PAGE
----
The Southern H II Region Discovery Survey. II. The Full Catalog

Trey V. Wenger*, J. R. Dawson, John M. Dickey, C. H. Jordan, N. M. McClure-Griffiths, L. D. Anderson, W. P. Armentrout, Dana S. Balser, T. M. Bania

*Corresponding author for this work

Research output: Contribution to journalArticlepeer-review

7 Citations (Scopus)


The Southern H ii Region Discovery Survey (SHRDS) is a 900 hr Australia Telescope Compact Array 4-10 GHz radio continuum and radio recombination line (RRL) survey of Galactic H ii regions and infrared-identified H ii region candidates in the southern sky. For this data release, we reprocess all previously published SHRDS data and include an additional ∼450 hr of observations. The search for new H ii regions is now complete over the range 259° < ℓ < 346° , |b| < 4° for H ii region candidates with predicted 6 GHz continuum peak brightnesses ≳30 mJy beam-1. We detect radio continuum emission toward 730 targets altogether including previously known nebulae and H ii region candidates. By averaging ∼18 RRL transitions, we detect RRL emission toward 206 previously known H ii regions and 436 H ii region candidates. Including the northern sky surveys, over the last decade the H ii Region Discovery Surveys have more than doubled the number of known Galactic H ii regions. The census of H ii regions in the Wide-field Infrared Survey Explorer (WISE) Catalog of Galactic H ii Regions is now complete for nebulae with 9 GHz continuum flux densities ≳250 mJy. We compare the RRL properties of the newly discovered SHRDS nebulae with those of all previously known H ii regions. The median RRL FWHM line width of the entire WISE Catalog H ii region population is 23.9 km s-1 and is consistent between Galactic quadrants. The observed Galactic longitude-velocity asymmetry in the population of H ii regions probably reflects underlying spiral structure in the Milky Way.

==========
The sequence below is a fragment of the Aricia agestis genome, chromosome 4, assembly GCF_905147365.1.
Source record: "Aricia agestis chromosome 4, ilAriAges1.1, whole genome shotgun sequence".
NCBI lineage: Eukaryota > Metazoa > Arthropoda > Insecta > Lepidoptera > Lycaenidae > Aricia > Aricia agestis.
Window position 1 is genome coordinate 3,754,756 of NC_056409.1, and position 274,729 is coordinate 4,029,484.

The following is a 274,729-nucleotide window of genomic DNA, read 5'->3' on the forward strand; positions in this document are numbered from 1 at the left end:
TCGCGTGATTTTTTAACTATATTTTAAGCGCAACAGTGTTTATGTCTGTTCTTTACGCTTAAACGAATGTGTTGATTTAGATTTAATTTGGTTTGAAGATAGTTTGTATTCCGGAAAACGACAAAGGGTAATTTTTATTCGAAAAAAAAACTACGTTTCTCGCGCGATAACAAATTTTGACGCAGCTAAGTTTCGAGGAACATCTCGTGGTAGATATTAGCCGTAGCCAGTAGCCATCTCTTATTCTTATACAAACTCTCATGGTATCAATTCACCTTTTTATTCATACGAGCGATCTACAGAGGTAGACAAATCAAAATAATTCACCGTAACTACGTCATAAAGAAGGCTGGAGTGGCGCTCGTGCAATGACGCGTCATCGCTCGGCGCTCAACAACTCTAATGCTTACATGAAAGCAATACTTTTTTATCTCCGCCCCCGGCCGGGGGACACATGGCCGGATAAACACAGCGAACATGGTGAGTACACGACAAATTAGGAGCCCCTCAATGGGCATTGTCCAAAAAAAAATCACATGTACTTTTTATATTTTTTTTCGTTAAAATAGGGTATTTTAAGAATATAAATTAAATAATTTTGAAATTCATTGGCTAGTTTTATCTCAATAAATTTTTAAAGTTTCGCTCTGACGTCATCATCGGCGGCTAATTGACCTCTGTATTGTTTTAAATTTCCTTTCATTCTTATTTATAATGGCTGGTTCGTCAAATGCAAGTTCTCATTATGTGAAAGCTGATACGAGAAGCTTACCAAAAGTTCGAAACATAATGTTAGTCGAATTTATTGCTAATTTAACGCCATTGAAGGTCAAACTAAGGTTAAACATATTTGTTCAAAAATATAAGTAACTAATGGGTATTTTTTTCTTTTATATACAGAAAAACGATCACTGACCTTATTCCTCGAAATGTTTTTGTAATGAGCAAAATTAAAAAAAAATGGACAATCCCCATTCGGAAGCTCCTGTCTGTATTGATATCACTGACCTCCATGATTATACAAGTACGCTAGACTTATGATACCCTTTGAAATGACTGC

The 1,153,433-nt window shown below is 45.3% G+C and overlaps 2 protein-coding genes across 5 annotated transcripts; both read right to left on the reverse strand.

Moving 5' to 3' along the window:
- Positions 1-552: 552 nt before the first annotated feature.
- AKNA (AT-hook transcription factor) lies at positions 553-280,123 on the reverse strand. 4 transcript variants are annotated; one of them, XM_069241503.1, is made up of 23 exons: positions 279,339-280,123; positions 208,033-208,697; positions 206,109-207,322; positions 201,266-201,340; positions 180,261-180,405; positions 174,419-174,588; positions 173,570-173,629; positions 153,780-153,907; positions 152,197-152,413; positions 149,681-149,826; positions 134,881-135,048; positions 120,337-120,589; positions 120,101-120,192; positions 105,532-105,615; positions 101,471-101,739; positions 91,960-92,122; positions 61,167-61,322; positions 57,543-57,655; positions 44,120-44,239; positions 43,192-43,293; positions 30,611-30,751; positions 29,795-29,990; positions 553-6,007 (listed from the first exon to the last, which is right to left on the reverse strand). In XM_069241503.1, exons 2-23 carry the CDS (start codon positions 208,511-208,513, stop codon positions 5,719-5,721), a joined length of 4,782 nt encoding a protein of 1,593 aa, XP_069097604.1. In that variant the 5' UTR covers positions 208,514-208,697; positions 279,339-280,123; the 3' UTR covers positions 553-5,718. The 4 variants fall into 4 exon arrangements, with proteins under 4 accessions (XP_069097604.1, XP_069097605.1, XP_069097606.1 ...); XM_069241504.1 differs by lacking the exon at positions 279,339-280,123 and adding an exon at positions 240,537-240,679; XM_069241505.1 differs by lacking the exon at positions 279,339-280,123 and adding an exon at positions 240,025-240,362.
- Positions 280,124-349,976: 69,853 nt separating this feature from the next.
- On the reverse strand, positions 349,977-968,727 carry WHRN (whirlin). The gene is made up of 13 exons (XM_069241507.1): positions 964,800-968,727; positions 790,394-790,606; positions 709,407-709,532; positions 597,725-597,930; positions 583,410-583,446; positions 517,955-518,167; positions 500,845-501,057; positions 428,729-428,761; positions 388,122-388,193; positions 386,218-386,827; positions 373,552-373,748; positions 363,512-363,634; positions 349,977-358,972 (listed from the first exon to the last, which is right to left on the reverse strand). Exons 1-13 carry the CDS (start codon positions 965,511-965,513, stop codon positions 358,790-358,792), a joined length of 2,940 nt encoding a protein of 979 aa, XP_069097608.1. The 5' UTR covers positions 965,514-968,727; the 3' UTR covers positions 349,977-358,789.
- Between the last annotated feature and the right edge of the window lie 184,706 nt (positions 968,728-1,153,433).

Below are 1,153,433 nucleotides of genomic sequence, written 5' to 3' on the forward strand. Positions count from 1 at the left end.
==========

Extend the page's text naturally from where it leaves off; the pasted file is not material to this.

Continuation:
Original languageEnglish
Article number36
Pages (from-to)1-19
Number of pages19
JournalThe Astrophysical Journal. Supplement Series
Issue number2
Publication statusPublished - Jun 2021


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